16. Donald Rallis on June 18, 2013 at 11:44 pm

    I think that the Middle East will remain important after oil resources have dried up, for the same reason that it was important before the rise of oil. Electronic communications can move information, and air transport can carry only people and lighter goods economically. Heavier cargo (which means most cargo) will still have to go by sea and land, and the Middle East will remain a crossroads for these forms of transportation.

  17. Jenny Lang on June 19, 2013 at 5:17 pm

    I know the fact that the U.S. gets most of its oil from the Middle East. I remember reading an article about oil peak and its affects. But there are some saying that oil peak is just a myth that there will always be oil its just the matter of getting it out of the earth. Is this true?

  18. Paola Fuentelsaz on June 19, 2013 at 9:49 pm

    I didn’t know much about the Middle East other than the US being on war because of 9/11, which I think changed everyone’s perception about the Middle East but at the end of the day, we can’t ignore the fact that we need them. I really enjoyed both of the animations, the one about the battles and the one about the religions. I was able to grasp a better understanding of its history and why it affects us today. The religion was the most shocking one, at first I thought Islam had expanded incredibly but that was nothing compared to when Christianity got missionaries and were able to expand to places were they didn’t have a major religion such as South Africa. Great way to learn so much in so little time! I’m more of a visual person anyway so that was really helpful :)

  19. quentin dill on June 20, 2013 at 11:03 am

    UMW has a great connection with ESL – English as a Secondary Language, where students from all over the world come to our campus to learn english. The department is located over in Eagle Village where any given day you can find a handful of foreign students hanging out over there. While living in the apartments my sophomore year, i got the chance to have one of these students as a roommate. He was from Thailand. Throughout the semester i introduced him to many common customs of America, while he introduced me to many of his friends in the program. To make a long story short, what was interesting is that many of his friends and the students in the program were from the middle east, however with such high oil exports, i would think that the money has to be rolling in some way, and it surprises me that their education has not benefited from that. That even still, it would be better to come to America to learn english than anything they might have over there.

  20. Cheryl C. on June 20, 2013 at 5:51 pm

    Wow! I find all of this very interesting to know! I always knew that the Middle East was important because of the use of oil, but I did not know that Saudi Arabia had the most oil reserves in 2010. I found that very interesting, they had a lot more than the others shown on the graph. Another thing that I found interesting as I was reading this was the part about the religion. No matter what I think that the Middle East will always be important even if its not because of the oil supply.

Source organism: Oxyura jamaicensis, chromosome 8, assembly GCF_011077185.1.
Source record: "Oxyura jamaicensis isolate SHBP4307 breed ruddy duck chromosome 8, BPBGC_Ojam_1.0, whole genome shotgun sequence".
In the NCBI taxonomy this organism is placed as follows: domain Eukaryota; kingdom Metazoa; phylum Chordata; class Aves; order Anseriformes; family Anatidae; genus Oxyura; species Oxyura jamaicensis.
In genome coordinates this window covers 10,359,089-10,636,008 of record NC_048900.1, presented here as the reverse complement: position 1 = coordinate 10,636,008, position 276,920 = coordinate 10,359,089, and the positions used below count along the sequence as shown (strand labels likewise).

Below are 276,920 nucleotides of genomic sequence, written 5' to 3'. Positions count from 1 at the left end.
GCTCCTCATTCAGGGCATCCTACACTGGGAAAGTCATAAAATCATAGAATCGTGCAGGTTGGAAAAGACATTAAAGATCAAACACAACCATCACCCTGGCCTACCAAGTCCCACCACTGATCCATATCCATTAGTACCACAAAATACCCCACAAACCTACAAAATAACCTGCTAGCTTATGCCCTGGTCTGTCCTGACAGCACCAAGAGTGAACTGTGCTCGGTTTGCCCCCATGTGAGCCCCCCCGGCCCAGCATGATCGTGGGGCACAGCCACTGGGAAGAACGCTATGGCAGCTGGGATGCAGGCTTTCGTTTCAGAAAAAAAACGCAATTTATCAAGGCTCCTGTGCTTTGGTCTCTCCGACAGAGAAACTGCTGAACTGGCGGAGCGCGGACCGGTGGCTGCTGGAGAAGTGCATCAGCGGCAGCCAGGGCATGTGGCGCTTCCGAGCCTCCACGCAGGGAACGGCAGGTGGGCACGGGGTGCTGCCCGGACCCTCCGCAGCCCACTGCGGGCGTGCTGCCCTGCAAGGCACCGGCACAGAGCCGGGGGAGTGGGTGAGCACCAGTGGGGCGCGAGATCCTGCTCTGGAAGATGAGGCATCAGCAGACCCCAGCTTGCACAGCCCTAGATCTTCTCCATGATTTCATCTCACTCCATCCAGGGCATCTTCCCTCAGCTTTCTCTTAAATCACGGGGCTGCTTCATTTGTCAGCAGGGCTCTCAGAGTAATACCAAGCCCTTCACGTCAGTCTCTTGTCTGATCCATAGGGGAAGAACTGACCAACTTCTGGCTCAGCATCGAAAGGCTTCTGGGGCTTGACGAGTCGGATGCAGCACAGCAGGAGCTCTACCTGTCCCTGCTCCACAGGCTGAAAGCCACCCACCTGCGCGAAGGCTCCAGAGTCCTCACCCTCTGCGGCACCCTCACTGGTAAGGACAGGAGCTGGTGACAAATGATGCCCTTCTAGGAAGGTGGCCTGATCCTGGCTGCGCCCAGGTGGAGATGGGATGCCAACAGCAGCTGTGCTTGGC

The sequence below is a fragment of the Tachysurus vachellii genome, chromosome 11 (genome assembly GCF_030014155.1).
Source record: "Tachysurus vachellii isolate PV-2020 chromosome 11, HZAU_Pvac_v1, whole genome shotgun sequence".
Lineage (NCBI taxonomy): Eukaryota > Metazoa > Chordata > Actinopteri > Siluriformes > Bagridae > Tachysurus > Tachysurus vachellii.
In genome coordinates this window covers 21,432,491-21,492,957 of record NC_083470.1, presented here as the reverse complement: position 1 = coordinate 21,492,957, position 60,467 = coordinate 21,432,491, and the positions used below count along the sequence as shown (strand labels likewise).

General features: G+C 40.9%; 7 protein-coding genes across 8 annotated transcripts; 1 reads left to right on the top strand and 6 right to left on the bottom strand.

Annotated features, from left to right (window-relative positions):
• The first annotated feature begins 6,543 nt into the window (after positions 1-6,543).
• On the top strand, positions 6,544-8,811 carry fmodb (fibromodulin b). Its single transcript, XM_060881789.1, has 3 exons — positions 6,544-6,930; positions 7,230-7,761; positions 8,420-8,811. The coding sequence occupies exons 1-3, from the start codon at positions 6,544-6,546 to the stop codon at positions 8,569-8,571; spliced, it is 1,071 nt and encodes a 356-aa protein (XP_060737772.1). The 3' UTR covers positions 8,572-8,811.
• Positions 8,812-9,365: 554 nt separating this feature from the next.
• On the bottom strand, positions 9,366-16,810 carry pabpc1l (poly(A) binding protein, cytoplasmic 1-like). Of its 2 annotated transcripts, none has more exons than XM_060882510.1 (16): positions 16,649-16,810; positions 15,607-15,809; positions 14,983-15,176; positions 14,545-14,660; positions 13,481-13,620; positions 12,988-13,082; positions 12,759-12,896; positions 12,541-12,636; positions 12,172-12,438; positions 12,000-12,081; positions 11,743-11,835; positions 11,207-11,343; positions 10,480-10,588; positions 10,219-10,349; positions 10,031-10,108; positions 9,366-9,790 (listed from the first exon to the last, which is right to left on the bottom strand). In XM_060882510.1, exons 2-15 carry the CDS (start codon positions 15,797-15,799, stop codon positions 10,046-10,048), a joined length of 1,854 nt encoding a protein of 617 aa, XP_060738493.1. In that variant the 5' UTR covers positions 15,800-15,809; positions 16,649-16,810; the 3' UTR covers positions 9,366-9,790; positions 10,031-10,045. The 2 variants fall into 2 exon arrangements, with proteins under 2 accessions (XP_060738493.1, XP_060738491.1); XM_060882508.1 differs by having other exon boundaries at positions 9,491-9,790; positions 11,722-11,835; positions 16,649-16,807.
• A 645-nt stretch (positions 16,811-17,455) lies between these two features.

21. Alicia L. on June 20, 2013 at 11:07 pm

    I found this article interesting and the animated map was very educational. I never knew much about the Middle East, but the maps help be getting a better understanding of the Middle East. I think a lot of countries over their need our support and appreciate it. Also, I did not know that anyone in particular controlled the trade route. I always thought the open seas were there for everybody to travel. It is important for us to stay great allies with Egypt because of the Suez Canal, we need to be able to keep the trade route open to be able to keep economies stable.

  22. Stephen Weidman on June 27, 2013 at 9:56 pm

    The animated map was very interesting and showed a lot of information of how it changed. Just like Alicia said countries in the Middle East need our help but in my mind i think we are trying to way to much and should try to do so much. The middle east will always be important just for the simple fact of oil. But when all of that has dried of they will still remain important for the trade routes that go through the heart of the Middle East. One thing i really didnt understand is why are we getting all of our oil fro thee middle east when we have the second largest oil reserve in our back yard.

  23. Katelyn P. on July 16, 2013 at 6:41 pm

    The animated map was pretty interesting and gave me a better idea of how the middle east has changed. It is so interesting how geography accompanied by situation can create a country’s worth and value. I think even without their oil, the middle east will always be significant and important not only because of its history but because of its valuable location of being a crossroads for travel.

  24. Eric Raterman on July 20, 2013 at 1:07 am

    Recently, Morsi was overthrown, and now the country has a new wave of protests. It will hopefully remain as civil as it has been. It really hasn’t, but compared to Syria and Libya, Egypt still has yet to go into a civil war. Syria itself is dragging into a quarter of a decade, and besides minor corridors into Lebanon, no side has made any definitive gains, even with several Middle East Countries pouring a lot into the conflict (Turkey, Saudi Arabia, Qatar, and formerly Egypt on one side, Iran, Iraq, and Lebanon on the other). The Middle East is certainly full of oil, and one spark has started a massive fire.